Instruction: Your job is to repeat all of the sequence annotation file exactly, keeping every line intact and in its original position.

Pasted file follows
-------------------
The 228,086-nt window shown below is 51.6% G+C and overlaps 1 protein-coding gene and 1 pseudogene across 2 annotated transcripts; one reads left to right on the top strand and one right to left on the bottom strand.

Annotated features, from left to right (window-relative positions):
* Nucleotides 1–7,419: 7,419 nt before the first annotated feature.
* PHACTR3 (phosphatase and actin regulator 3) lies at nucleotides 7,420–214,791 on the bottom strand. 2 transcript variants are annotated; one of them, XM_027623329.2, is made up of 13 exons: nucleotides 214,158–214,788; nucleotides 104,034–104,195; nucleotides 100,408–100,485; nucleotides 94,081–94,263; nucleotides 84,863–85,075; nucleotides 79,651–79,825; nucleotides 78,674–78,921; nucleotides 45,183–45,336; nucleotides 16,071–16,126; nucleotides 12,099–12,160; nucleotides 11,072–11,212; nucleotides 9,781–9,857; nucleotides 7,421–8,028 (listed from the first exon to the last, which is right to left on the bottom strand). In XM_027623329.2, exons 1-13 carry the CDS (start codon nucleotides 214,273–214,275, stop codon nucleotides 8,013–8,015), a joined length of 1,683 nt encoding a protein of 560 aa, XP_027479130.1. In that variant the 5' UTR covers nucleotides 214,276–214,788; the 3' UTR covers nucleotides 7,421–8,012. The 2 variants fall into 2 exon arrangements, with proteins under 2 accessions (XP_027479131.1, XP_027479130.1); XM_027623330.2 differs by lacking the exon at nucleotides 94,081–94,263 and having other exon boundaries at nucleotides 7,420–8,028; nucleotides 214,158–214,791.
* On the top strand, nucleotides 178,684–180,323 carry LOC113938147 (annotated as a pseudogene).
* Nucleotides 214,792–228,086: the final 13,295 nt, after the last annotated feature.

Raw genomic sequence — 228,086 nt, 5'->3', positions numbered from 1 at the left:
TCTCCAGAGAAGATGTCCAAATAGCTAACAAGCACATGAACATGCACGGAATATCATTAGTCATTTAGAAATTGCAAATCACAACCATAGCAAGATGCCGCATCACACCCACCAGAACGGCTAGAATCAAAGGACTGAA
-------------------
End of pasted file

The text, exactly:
The 228,086-nt window shown below is 51.6% G+C and overlaps 1 protein-coding gene and 1 pseudogene across 2 annotated transcripts; one reads left to right on the top strand and one right to left on the bottom strand.

Annotated features, from left to right (window-relative positions):
* Nucleotides 1–7,419: 7,419 nt before the first annotated feature.
* PHACTR3 (phosphatase and actin regulator 3) lies at nucleotides 7,420–214,791 on the bottom strand. 2 transcript variants are annotated; one of them, XM_027623329.2, is made up of 13 exons: nucleotides 214,158–214,788; nucleotides 104,034–104,195; nucleotides 100,408–100,485; nucleotides 94,081–94,263; nucleotides 84,863–85,075; nucleotides 79,651–79,825; nucleotides 78,674–78,921; nucleotides 45,183–45,336; nucleotides 16,071–16,126; nucleotides 12,099–12,160; nucleotides 11,072–11,212; nucleotides 9,781–9,857; nucleotides 7,421–8,028 (listed from the first exon to the last, which is right to left on the bottom strand). In XM_027623329.2, exons 1-13 carry the CDS (start codon nucleotides 214,273–214,275, stop codon nucleotides 8,013–8,015), a joined length of 1,683 nt encoding a protein of 560 aa, XP_027479130.1. In that variant the 5' UTR covers nucleotides 214,276–214,788; the 3' UTR covers nucleotides 7,421–8,012. The 2 variants fall into 2 exon arrangements, with proteins under 2 accessions (XP_027479131.1, XP_027479130.1); XM_027623330.2 differs by lacking the exon at nucleotides 94,081–94,263 and having other exon boundaries at nucleotides 7,420–8,028; nucleotides 214,158–214,791.
* On the top strand, nucleotides 178,684–180,323 carry LOC113938147 (annotated as a pseudogene).
* Nucleotides 214,792–228,086: the final 13,295 nt, after the last annotated feature.

Raw genomic sequence — 228,086 nt, 5'->3', positions numbered from 1 at the left:
TCTCCAGAGAAGATGTCCAAATAGCTAACAAGCACATGAACATGCACGGAATATCATTAGTCATTTAGAAATTGCAAATCACAACCATAGCAAGATGCCGCATCACACCCACCAGAACGGCTAGAATCAAAGGACTGAA